Explaining the Gaps

Those employment gaps on your resume can raise plenty of red flags for employers. Their imagination is running wild and they will think of anything and everything that you did in those unexplained 4 years away from work. Maybe she married rich and left the workforce. What if he won the lottery and went on an African safari? I bet she robbed a bank and was locked up for a few years. Yes, these answers can be absolutely absurd. But they are legitimate until you are able to explain yourself. No one can clarify the glaring gaps on your resume better than yourself. So Lucy, you got some ‘splainin to do!

First of all, don’t worry if you have employment gaps. Most people do. Whether it was a pregnancy or a sickness that kept you from work, you most likely need to explain this to prospective employers. What better way to do this then a cover letter. One of the great uses of a cover letter is to explain why gaps exist – hiring managers never like to guess! The more time you take to explain up front, the better chances you have at landing the interview and ultimately the job. Contrary to popular belief, most employers actually do have a soft side and they can understand your situation. Just because you were out of the workforce for a few years doesn’t mean you lost your talent or capabilities. Prove to them in your cover letter that you are still smart, qualified, enthusiastic, and driven in any position you are given.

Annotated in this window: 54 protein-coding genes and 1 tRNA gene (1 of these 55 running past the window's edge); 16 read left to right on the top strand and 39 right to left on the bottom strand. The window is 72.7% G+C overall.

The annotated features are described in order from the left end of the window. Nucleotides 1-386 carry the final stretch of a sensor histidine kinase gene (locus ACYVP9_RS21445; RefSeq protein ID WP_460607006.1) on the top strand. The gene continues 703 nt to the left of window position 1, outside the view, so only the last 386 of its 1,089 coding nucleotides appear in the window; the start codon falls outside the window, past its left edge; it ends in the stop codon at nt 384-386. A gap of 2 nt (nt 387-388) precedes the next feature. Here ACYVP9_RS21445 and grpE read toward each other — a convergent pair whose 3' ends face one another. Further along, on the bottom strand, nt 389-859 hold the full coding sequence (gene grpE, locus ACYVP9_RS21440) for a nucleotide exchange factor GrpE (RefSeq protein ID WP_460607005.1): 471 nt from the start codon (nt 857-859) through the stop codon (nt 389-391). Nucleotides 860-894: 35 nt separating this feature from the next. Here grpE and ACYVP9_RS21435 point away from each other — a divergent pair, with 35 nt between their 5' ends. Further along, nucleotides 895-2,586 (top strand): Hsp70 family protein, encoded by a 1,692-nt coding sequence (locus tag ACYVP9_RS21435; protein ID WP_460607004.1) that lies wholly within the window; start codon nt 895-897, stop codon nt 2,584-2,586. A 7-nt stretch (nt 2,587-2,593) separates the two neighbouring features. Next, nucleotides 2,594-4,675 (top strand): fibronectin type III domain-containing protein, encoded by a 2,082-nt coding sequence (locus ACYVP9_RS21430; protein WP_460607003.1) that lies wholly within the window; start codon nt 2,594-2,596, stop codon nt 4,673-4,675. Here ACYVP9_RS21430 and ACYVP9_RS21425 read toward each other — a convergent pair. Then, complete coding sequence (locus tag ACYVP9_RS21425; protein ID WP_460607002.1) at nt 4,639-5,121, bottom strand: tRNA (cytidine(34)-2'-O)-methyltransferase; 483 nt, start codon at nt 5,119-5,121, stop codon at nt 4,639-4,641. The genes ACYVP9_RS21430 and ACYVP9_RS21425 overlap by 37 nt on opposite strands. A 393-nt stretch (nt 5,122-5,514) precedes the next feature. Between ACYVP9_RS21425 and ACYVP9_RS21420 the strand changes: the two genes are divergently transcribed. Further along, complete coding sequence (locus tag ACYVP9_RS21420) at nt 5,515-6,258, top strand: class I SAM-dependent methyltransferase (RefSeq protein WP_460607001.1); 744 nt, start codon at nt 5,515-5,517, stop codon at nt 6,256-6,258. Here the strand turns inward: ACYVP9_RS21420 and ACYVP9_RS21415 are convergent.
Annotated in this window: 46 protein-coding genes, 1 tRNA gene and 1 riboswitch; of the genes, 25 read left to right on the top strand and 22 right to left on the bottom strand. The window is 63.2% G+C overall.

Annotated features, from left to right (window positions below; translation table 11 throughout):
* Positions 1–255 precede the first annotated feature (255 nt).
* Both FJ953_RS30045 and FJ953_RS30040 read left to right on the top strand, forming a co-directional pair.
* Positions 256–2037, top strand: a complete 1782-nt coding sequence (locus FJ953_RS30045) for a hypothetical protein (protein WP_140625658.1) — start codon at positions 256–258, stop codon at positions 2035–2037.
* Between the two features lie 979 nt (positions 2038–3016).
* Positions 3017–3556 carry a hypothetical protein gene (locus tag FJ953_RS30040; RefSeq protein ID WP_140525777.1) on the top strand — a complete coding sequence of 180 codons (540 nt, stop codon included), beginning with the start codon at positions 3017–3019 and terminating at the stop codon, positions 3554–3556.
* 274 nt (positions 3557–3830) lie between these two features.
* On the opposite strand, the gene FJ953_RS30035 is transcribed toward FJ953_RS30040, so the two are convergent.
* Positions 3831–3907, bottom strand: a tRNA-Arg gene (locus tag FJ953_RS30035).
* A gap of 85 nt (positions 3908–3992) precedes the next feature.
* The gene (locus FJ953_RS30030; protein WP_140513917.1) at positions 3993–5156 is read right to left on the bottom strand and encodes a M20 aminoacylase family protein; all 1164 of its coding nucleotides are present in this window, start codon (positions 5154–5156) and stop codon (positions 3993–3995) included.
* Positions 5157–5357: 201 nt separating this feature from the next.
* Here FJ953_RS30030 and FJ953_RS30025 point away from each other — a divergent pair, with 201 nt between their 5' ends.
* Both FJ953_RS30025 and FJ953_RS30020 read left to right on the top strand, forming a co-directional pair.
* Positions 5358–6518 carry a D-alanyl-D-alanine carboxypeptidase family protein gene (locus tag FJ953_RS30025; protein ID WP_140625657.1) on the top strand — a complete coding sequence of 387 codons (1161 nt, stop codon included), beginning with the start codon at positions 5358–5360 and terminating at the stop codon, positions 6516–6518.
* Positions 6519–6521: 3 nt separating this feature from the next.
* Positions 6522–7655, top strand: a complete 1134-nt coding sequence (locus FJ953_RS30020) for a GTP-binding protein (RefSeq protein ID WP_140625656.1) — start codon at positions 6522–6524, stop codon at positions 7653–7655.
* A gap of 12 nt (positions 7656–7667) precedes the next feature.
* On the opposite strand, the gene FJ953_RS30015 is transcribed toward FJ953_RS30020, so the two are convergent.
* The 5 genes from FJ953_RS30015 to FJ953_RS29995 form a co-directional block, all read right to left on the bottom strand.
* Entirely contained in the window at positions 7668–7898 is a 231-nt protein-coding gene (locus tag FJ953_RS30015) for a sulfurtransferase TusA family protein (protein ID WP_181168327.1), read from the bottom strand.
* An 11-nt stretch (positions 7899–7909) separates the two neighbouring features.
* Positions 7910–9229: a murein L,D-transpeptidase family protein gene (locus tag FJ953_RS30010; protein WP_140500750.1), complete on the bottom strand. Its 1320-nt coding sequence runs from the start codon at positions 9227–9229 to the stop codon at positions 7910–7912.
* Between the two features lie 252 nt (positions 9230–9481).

This is why cover letters exist – to give details about your work history and clarify any bumps that you experienced along the way. Don’t let employers’ imaginations run wild. Give them a reason and they will respect you as a candidate.


2 Responses

  1. This doesn’t help; in today’s job market, every job simply says that you can’t have any gaps in your employment at all or they will simply not consider you at all. Period.

    You won’t get past the paper-screen if you’ve been a housewife for any length of time. It’s over. You’ll never work again.

  2. This is completely true. I worked as a HR Recruiting Assistant, so I have seen it first hand.
    Companies tend to look at a person work history without any remorse. They don’t care if you had any medical problems, or if you chose to stay out of work because of the kids. They don’t care. You may have to start at the bottom and work your way to the top to get the position you want.
    But think about, a company who doesn’t care about your time spent with kids or doesn’t understand that you are only human; is a company you don’t want to work with. You won’t be there long anyways.

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